Local News
5:08 pm
Wed April 24, 2013

FAA Furloughs Mean 'Sporadic' Delays At CLT

A control tower at an American airport.
A control tower at an American airport.
Credit Flickr/Glenn Beltz

Passengers at the Charlotte airport can expect short delays to be an ongoing but somewhat random problem. Delays have increased since the Federal Aviation Administration started furloughing workers Sunday because of the sequester.


About one of every five flights at the Charlotte airport has been delayed since the FAA started forcing some traffic controllers to take unpaid days off.

The average delay has lasted about 50 minutes, according to a WFAE analysis of data from FlightStats.com.

"There are more delays than typical, but it does seem to kind of bounce around," FlightStats spokeswoman Sarena Regazzoni said.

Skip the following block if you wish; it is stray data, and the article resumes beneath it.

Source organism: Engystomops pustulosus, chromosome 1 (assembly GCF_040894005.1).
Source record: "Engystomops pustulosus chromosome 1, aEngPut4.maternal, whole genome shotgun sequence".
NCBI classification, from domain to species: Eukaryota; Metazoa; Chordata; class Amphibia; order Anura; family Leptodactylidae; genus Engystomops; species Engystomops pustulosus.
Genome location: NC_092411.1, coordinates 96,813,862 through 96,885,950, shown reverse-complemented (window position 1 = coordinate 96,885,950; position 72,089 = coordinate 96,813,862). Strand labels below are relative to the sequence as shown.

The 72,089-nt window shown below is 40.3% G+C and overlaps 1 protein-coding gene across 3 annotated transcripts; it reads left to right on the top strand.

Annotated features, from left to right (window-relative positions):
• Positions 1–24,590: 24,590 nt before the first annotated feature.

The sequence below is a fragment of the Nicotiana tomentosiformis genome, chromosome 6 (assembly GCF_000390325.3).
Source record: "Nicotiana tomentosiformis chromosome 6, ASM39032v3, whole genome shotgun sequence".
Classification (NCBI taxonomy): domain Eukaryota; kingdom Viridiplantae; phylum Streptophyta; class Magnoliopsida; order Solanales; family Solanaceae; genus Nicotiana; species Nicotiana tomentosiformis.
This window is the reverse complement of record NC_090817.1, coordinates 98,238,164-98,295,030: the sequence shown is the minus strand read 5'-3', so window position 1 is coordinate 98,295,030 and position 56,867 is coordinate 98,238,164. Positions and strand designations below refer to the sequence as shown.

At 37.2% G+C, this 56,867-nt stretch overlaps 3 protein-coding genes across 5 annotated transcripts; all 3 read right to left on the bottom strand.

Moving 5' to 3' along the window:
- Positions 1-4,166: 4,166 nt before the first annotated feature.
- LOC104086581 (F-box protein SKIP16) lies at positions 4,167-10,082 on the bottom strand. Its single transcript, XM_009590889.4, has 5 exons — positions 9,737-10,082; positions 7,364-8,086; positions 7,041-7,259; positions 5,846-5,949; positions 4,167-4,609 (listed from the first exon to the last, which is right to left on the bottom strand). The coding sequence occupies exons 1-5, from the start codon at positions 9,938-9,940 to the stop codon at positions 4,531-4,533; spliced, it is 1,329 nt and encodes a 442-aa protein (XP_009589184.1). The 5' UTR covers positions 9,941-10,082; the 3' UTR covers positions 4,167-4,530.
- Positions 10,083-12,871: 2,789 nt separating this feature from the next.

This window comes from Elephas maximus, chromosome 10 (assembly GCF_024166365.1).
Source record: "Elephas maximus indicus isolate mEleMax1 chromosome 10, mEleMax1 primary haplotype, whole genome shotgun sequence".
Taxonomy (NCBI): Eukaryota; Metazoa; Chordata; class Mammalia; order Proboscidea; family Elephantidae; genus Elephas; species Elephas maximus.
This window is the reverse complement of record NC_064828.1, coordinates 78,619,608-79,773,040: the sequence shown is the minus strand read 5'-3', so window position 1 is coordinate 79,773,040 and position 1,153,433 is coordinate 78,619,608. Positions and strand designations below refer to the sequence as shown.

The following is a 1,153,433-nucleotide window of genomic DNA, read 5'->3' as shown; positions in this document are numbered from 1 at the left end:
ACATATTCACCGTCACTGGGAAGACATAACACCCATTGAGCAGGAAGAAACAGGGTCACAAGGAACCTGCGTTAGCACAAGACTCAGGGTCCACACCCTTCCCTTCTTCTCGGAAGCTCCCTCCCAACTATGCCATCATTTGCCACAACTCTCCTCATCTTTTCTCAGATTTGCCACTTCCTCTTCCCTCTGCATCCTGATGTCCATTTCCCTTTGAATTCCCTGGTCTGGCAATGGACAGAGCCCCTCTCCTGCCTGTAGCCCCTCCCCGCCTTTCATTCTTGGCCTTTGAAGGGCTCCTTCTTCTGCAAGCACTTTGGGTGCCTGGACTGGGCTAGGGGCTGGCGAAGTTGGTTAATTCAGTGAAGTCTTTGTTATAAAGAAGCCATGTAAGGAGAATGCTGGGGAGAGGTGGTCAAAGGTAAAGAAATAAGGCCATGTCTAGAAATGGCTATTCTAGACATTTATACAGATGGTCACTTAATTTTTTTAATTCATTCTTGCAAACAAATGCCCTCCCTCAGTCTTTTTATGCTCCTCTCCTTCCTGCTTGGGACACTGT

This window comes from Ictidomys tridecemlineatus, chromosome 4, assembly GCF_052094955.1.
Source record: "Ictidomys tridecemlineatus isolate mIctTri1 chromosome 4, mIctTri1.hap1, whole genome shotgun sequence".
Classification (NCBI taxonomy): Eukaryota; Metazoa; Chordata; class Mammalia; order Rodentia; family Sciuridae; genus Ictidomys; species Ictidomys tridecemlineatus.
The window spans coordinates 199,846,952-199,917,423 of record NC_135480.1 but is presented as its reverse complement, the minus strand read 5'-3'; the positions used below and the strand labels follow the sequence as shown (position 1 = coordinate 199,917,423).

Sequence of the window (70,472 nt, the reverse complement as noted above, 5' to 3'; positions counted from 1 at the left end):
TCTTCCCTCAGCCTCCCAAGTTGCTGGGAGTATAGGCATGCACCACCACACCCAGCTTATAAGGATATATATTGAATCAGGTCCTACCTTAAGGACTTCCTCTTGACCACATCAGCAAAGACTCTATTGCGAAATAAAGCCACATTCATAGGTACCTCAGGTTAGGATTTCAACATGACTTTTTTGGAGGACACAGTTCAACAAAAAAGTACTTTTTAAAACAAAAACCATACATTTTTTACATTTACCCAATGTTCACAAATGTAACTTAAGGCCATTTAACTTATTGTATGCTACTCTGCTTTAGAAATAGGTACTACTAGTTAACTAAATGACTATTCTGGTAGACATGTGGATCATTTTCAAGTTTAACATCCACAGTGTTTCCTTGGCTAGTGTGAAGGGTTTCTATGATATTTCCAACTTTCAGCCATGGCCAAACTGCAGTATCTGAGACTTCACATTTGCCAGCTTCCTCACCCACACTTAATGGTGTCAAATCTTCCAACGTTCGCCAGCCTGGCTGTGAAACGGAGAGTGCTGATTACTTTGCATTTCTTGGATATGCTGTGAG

That's true across the country. The FAA furloughs are making for more delays but not consistent ones. Jean Medina is a spokeswoman for Airlines For America, a trade group.

"It's sporadic at best, for Charlotte and for other airports," Medina said. "We don't have any real good guidance ahead of time about where these delays are going to hit, which makes it very difficult for airlines to contingency plan."

Here's what we do know: about 10 percent of traffic controllers nationwide won't show up for work on any given day between now and September 30, the end of the federal fiscal year. That's according to the FAA.

But we don't know how those furloughs will be divided among airports. Charlotte seems to have gotten off relatively easy so far: 14 airports have had a higher percentage of flights delayed, and 21 airports have had longer average delays than Charlotte.

And when it comes to delays, furloughs are not the biggest problem.

"Weather is probably the typical biggest impact on the airline ecosystem," Regazzoni said.     

She points out there were far more delays about a week ago, before the furloughs started.

Her big concern is that a combination of bad weather and low staffing will make for even worse delays going forward.